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Bernardo Bertolucci advances the case of the historical epic with 1987's big Oscar winner The Last Emperor, a nearly perfect balance of sweeping destinies and intimate lives. The film covers sixty years of Chinese history familiar to few westerners: stepping into the world of the boy emperor is as strange as entering an alternative universe in Tolkien or Frank Herbert. Filmed in English and Chinese in Peiping's actual Forbidden City, The Last Emperor is a fascinating experience from one end to the other.
Criterion's disc rewards the viewer with a wealth of extras on the extraordinary production and its sprawling subject matter. This stunning new Blu-ray release contains Bertolucci's preferred 165-minute theatrical cut.
The Last Emperor tells its story with color. It opens with Pu Yi's suicide attempt in a cold, dull train station in Red China. His red blood cues a flashback to the end of the Ching Dynasty, loosing a riot of color and textures onto the screen. Spoiled little Pu Yi romps among endless ranks of guards and servants dressed in fantastic ritual costumes. Mostly kept from his real family, he's pampered by wet nurses and kept ignorant of his position as a bird (or a cricket) in a gilded cage. Women seem to control Pu Yi's life. A gaggle of aunts chooses his bride. Pu Yi's wedding night is an exotic fantasy that seems to be happening in a dream. Wan Jung gives her new husband a taste of sexual delights and then backs off: "He's very young, but he'll grow up," she laughs.
Eye-popping visuals and exotic designs abound in the Forbidden City sections of the story as we see how the baby Pu Yi is fed, entertained and attended. As if trapped in a time warp, the Forbidden City stays in the 19th century while the China outside its walls undergoes violent political upheavals. Pu Yi develops a distanced sympathy for democratic values, yet never questions his right to rule. When the warlord's troops invade the Forbidden City, Pu Yi and his court are enjoying a game of tennis, with teacher Johnson serving as referee. Considering the hardships and suffering outside the walls, it's obvious that Pu Yi's royal lifestyle is a social outrage.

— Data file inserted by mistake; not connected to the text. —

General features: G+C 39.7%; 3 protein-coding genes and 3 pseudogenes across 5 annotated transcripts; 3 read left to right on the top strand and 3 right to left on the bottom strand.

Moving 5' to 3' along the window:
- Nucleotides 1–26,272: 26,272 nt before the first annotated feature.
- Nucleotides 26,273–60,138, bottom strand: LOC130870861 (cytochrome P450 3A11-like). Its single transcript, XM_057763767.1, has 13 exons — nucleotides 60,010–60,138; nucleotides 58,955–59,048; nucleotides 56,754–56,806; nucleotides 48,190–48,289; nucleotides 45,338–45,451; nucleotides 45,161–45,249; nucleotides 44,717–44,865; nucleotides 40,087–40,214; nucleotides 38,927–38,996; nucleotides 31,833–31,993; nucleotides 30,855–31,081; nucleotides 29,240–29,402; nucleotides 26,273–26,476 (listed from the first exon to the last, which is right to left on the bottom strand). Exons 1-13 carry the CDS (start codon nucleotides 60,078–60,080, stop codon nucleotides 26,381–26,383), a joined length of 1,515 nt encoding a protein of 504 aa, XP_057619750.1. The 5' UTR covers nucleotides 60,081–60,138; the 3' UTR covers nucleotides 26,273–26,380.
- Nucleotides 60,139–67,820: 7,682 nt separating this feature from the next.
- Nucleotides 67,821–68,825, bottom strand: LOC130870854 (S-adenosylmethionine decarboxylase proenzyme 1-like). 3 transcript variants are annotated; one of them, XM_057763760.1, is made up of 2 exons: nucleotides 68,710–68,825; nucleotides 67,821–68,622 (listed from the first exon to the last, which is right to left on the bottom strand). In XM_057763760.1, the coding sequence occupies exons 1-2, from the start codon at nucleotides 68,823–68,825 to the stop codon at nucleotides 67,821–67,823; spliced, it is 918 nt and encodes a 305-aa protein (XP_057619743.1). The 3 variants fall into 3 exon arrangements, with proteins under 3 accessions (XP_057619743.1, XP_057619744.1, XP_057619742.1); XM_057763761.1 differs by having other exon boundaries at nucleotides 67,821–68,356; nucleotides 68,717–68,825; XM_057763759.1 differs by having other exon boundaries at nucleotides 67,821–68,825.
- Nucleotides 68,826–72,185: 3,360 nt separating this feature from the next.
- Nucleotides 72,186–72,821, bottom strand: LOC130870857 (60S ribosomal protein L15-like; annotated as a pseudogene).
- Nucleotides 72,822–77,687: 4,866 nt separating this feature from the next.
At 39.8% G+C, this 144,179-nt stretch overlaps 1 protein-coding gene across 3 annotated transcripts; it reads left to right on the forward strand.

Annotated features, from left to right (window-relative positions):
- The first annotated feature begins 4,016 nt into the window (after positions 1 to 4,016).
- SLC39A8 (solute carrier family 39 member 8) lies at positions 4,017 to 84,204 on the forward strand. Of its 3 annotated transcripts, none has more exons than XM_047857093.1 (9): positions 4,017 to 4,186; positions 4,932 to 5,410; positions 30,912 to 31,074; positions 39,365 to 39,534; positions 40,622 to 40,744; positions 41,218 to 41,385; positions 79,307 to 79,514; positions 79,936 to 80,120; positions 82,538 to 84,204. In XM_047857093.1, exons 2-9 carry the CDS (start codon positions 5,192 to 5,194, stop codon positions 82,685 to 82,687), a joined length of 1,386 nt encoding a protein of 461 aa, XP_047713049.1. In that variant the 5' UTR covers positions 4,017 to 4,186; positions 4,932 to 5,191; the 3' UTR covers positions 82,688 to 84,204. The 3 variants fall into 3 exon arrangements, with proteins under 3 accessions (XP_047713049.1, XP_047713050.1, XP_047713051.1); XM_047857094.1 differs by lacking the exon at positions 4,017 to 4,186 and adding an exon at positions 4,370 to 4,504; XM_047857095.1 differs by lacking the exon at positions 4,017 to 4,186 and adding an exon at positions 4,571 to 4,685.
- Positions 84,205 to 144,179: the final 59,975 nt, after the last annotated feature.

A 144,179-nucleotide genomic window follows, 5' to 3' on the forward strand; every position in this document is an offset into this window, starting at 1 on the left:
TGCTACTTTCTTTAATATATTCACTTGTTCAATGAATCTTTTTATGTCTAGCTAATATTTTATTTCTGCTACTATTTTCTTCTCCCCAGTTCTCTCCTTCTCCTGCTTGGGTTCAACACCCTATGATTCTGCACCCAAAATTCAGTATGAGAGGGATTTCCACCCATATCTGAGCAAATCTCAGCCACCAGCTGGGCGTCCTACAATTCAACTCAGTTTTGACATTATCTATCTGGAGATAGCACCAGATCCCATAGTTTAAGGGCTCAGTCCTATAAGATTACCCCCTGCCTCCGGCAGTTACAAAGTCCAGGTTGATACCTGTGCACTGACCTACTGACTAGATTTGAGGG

All of this is contrasted with the harsh re-education measures in the Red Chinese prison. The middle-aged Pu Yi is incarcerated with several of his former servants, who continue to indulge his lies about being kidnapped by the Japanese to serve as the Emperor of Manchukuo. Back in Tiensien, 'Henry and Elizabeth' adopt western dress, music and customs while the Japanese set them up as puppet monarchs. Amakasu and Eastern Jewel have no difficulty getting Henry to take the bait, despite Elizabeth's pleas that they go to England instead. Installed as a fool in a meaningless office, Henry can only watch as his captors despoil his country, murder his child and reduce Elizabeth to a psychotic state. Except for a summer or two pretending to be Hollywood stars in Tiensien, Henry and his wife spend their entire lives in closely monitored captivity.